Quality of lifeAs stated by the Mercer international

Quality of life

As stated by the Mercer international surveys for quality of life in cities around the world, Bucharest occupied the 94th place in 2001[28] and slipped lower, to the 108th place in 2009 and the 107th place in 2010. Compared to it, Vienna occupied No. 1 worldwide in 2011 and 2009.[29] Budapest ranked 73rd (2010) and Sofia 114th (2010).[30] Mercer Human Resource Consulting issues yearly a global ranking of the world’s most livable cities based on 39 key quality-of-life issues. Among them: political stability, currency-exchange regulations, political and media censorship, school quality, housing, the environment, public safety. Mercer collects data worldwide, in 215 cities. The difficult situation of the quality of life in Bucharest is confirmed also by a vast urbanism study, done by the Ion Mincu University of Architecture and Urbanism.[31]

Demographics

Historical population
Year Pop.   ±%  
1595 10,000 —    
1650 20,000 +100.0%
1789 30,030 +50.2%
1831 60,587 +101.8%
1859 121,734 +100.9%
1877 177,646 +45.9%
1889 282,071 +58.8%
1912 341,321 +21.0%
1930 639,040 +87.2%
1948 1,025,180 +60.4%
1956 1,177,661 +14.9%
1966 1,366,684 +16.1%
1977 1,807,239 +32.2%
1992 2,067,545 +14.4%
2002 1,926,334 −6.8%
2011 1,677,985 −12.9%
[32][33][34]

As per preliminary data from 2011 census, 1,677,985 inhabitants live within the city limits, a decrease from the figure recorded at the 2002 census.[4]

The city’s population, according to the 2002 census, was 1,926,334 inhabitants,[2] or 8.9% of the total population of Romania. A significant number of people commute to the city every day, mostly from the surrounding Ilfov county, however official statistics regarding their numbers do not exist.[35]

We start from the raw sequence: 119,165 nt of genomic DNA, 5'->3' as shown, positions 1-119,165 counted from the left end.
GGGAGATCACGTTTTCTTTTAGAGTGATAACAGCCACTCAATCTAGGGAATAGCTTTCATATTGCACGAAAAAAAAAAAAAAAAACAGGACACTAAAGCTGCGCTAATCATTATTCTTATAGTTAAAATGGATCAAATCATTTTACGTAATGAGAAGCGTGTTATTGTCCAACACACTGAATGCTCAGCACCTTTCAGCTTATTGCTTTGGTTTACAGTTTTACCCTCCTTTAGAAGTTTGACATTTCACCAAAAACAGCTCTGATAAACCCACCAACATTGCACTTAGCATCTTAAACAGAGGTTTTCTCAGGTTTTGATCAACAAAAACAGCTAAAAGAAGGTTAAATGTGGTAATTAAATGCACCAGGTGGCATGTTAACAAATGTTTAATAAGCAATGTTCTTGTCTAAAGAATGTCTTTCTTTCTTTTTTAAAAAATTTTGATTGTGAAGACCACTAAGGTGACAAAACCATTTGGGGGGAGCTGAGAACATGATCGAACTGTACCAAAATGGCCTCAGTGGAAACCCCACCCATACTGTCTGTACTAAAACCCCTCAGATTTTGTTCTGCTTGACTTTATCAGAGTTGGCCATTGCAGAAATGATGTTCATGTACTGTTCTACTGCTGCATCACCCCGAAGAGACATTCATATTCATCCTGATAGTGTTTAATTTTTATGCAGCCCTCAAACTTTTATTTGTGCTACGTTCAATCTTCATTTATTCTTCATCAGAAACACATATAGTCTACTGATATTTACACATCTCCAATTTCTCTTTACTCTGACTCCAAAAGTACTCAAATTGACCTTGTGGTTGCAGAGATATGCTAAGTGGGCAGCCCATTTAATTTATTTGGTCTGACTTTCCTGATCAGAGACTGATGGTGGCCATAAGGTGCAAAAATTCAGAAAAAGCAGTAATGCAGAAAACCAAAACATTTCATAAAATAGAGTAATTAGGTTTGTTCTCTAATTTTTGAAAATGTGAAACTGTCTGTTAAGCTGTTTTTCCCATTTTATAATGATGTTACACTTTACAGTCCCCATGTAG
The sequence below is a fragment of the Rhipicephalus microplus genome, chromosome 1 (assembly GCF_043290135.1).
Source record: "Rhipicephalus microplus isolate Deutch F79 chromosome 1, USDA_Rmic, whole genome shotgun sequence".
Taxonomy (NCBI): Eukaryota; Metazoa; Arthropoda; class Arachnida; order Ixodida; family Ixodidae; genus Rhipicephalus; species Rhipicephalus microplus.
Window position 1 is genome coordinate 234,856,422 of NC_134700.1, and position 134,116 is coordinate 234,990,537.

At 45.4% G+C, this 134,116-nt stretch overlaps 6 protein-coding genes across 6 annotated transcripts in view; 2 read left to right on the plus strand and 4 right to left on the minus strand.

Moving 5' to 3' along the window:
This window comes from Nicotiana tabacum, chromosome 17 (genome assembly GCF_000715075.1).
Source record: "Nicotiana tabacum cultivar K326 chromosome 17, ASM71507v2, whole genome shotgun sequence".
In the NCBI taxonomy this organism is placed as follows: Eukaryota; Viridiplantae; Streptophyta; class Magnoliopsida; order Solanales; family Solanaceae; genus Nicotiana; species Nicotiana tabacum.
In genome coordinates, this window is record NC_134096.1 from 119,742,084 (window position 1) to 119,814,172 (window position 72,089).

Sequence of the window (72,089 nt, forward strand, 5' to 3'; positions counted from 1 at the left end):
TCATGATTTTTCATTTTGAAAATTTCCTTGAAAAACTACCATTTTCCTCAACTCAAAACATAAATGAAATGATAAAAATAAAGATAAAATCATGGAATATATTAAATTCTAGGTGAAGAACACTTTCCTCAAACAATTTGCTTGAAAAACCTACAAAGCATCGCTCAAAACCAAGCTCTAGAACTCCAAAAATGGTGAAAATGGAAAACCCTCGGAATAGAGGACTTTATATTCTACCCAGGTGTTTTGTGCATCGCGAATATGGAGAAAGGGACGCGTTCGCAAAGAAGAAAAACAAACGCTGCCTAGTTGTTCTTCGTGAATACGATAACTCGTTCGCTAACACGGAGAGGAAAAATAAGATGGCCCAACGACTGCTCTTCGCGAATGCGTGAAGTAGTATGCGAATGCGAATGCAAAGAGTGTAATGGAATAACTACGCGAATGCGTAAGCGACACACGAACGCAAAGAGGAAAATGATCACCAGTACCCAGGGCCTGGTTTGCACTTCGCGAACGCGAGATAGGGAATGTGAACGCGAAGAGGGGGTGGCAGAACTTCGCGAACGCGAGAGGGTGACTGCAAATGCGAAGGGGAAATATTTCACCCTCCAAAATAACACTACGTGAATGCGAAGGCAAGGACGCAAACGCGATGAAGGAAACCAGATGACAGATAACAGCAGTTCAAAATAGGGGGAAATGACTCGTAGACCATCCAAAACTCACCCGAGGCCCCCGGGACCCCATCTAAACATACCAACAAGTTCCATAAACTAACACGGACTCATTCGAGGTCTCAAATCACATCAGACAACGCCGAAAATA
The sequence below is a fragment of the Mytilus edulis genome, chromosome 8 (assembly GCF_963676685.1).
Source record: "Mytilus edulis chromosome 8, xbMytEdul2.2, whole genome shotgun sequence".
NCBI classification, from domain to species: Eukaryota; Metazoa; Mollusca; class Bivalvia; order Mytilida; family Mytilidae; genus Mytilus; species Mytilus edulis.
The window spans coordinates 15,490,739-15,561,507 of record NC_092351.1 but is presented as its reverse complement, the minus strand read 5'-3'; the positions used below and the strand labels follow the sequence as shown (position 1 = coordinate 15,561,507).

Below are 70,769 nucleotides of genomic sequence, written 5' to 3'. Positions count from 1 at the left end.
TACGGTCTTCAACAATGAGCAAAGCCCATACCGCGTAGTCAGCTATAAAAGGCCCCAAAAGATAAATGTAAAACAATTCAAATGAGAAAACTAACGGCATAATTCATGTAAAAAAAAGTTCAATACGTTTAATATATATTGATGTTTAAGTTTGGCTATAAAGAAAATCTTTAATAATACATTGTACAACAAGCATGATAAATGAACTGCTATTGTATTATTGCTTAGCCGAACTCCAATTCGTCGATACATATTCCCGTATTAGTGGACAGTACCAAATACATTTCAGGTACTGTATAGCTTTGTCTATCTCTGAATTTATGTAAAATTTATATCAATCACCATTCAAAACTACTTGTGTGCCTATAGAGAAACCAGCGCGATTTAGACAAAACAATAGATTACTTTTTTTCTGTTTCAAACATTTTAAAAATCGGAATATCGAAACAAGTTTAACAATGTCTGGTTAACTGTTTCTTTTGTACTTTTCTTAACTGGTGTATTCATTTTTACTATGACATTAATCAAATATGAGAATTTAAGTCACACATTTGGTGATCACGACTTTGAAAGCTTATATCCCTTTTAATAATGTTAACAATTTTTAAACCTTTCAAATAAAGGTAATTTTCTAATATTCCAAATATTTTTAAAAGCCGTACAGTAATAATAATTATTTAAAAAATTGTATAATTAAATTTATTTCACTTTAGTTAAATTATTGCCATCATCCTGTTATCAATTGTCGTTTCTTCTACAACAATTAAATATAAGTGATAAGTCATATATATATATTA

Bucharest’s population experienced two phases of rapid growth, the first beginning in the late 19th century when the city was consolidated as the national capital and lasting until the Second World War, and the second during the Ceaușescu years (1965–1989), when a massive urbanization campaign was launched and many people migrated from rural areas to the capital. At this time, due to Ceaușescu’s decision to ban abortion and contraception, natural increase was also significant.

Approximately 96.6% of the population of Bucharest are Romanians.[36] Other significant ethnic groups are Roma Gypsies, Hungarians, Jews, Turks, Chinese and Germans. A relatively small number of Bucharesters are of Greek, North American, French, Armenian, Lippovan and Italian descent. One of the predominantly Greek neighborhoods was Vitan – where a Jewish population also lived; the latter was more present in Văcărești and areas around Unirii Square.

In terms of religious affiliation, 96.1% of the population are Romanian Orthodox, 1.2% are Roman Catholic, 0.5% are Muslim and 0.4% are Romanian Greek Catholic. Despite this, only 18% of the population, of any religion, attend a place of worship once a week or more.[37] The life expectancy of residents of Bucharest in 2003–2005 was 74.14 years, around 2 years higher than the Romanian average. Female life expectancy was 77.41 years, in comparison to 70.57 years for males.[38]

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